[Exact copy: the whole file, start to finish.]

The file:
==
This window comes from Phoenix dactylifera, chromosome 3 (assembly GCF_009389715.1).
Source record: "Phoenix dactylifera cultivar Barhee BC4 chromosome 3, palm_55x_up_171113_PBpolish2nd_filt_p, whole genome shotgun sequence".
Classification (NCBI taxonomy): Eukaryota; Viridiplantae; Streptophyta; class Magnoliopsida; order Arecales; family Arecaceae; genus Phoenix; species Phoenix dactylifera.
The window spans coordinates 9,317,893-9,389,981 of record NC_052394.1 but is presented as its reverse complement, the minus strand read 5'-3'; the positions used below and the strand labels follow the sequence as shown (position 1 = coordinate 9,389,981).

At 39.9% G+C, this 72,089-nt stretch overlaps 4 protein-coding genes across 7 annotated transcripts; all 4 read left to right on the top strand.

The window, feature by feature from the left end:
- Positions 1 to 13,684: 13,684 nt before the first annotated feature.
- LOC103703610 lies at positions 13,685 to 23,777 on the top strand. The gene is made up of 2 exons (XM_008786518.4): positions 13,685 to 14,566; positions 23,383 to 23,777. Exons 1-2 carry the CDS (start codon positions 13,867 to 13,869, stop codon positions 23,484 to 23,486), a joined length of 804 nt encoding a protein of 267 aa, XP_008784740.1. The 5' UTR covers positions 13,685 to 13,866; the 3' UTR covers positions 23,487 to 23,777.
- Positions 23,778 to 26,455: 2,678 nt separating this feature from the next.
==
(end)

This window comes from Phoenix dactylifera, chromosome 3 (assembly GCF_009389715.1).
Source record: "Phoenix dactylifera cultivar Barhee BC4 chromosome 3, palm_55x_up_171113_PBpolish2nd_filt_p, whole genome shotgun sequence".
Classification (NCBI taxonomy): Eukaryota; Viridiplantae; Streptophyta; class Magnoliopsida; order Arecales; family Arecaceae; genus Phoenix; species Phoenix dactylifera.
The window spans coordinates 9,317,893-9,389,981 of record NC_052394.1 but is presented as its reverse complement, the minus strand read 5'-3'; the positions used below and the strand labels follow the sequence as shown (position 1 = coordinate 9,389,981).

At 39.9% G+C, this 72,089-nt stretch overlaps 4 protein-coding genes across 7 annotated transcripts; all 4 read left to right on the top strand.

The window, feature by feature from the left end:
- Positions 1 to 13,684: 13,684 nt before the first annotated feature.
- LOC103703610 lies at positions 13,685 to 23,777 on the top strand. The gene is made up of 2 exons (XM_008786518.4): positions 13,685 to 14,566; positions 23,383 to 23,777. Exons 1-2 carry the CDS (start codon positions 13,867 to 13,869, stop codon positions 23,484 to 23,486), a joined length of 804 nt encoding a protein of 267 aa, XP_008784740.1. The 5' UTR covers positions 13,685 to 13,866; the 3' UTR covers positions 23,487 to 23,777.
- Positions 23,778 to 26,455: 2,678 nt separating this feature from the next.